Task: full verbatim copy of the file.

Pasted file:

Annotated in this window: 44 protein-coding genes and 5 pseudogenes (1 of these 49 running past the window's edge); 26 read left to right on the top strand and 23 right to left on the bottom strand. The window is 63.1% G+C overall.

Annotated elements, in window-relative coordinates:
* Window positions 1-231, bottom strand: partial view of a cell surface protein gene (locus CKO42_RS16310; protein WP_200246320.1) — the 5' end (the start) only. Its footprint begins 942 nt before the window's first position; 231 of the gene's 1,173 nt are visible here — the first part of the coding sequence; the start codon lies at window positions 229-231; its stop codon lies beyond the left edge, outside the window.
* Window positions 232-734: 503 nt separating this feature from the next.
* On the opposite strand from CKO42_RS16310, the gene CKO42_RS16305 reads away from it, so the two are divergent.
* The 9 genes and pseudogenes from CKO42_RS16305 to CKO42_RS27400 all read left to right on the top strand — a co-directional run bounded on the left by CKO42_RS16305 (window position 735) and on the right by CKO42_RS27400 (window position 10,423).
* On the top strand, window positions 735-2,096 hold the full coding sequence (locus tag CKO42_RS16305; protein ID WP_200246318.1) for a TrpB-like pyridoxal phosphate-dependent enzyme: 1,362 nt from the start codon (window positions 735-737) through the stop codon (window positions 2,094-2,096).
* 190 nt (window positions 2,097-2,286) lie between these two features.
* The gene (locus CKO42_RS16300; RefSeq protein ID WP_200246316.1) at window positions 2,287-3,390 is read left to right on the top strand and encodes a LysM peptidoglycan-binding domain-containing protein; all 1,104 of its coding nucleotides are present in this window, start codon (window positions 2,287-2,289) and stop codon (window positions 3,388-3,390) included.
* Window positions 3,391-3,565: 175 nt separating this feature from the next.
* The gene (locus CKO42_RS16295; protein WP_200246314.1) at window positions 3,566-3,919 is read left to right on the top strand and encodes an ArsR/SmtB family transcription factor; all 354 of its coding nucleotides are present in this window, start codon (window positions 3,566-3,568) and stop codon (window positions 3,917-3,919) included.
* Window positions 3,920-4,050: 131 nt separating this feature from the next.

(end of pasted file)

Annotated in this window: 44 protein-coding genes and 5 pseudogenes (1 of these 49 running past the window's edge); 26 read left to right on the top strand and 23 right to left on the bottom strand. The window is 63.1% G+C overall.

Annotated elements, in window-relative coordinates:
* Window positions 1-231, bottom strand: partial view of a cell surface protein gene (locus CKO42_RS16310; protein WP_200246320.1) — the 5' end (the start) only. Its footprint begins 942 nt before the window's first position; 231 of the gene's 1,173 nt are visible here — the first part of the coding sequence; the start codon lies at window positions 229-231; its stop codon lies beyond the left edge, outside the window.
* Window positions 232-734: 503 nt separating this feature from the next.
* On the opposite strand from CKO42_RS16310, the gene CKO42_RS16305 reads away from it, so the two are divergent.
* The 9 genes and pseudogenes from CKO42_RS16305 to CKO42_RS27400 all read left to right on the top strand — a co-directional run bounded on the left by CKO42_RS16305 (window position 735) and on the right by CKO42_RS27400 (window position 10,423).
* On the top strand, window positions 735-2,096 hold the full coding sequence (locus tag CKO42_RS16305; protein ID WP_200246318.1) for a TrpB-like pyridoxal phosphate-dependent enzyme: 1,362 nt from the start codon (window positions 735-737) through the stop codon (window positions 2,094-2,096).
* 190 nt (window positions 2,097-2,286) lie between these two features.
* The gene (locus CKO42_RS16300; RefSeq protein ID WP_200246316.1) at window positions 2,287-3,390 is read left to right on the top strand and encodes a LysM peptidoglycan-binding domain-containing protein; all 1,104 of its coding nucleotides are present in this window, start codon (window positions 2,287-2,289) and stop codon (window positions 3,388-3,390) included.
* Window positions 3,391-3,565: 175 nt separating this feature from the next.
* The gene (locus CKO42_RS16295; protein WP_200246314.1) at window positions 3,566-3,919 is read left to right on the top strand and encodes an ArsR/SmtB family transcription factor; all 354 of its coding nucleotides are present in this window, start codon (window positions 3,566-3,568) and stop codon (window positions 3,917-3,919) included.
* Window positions 3,920-4,050: 131 nt separating this feature from the next.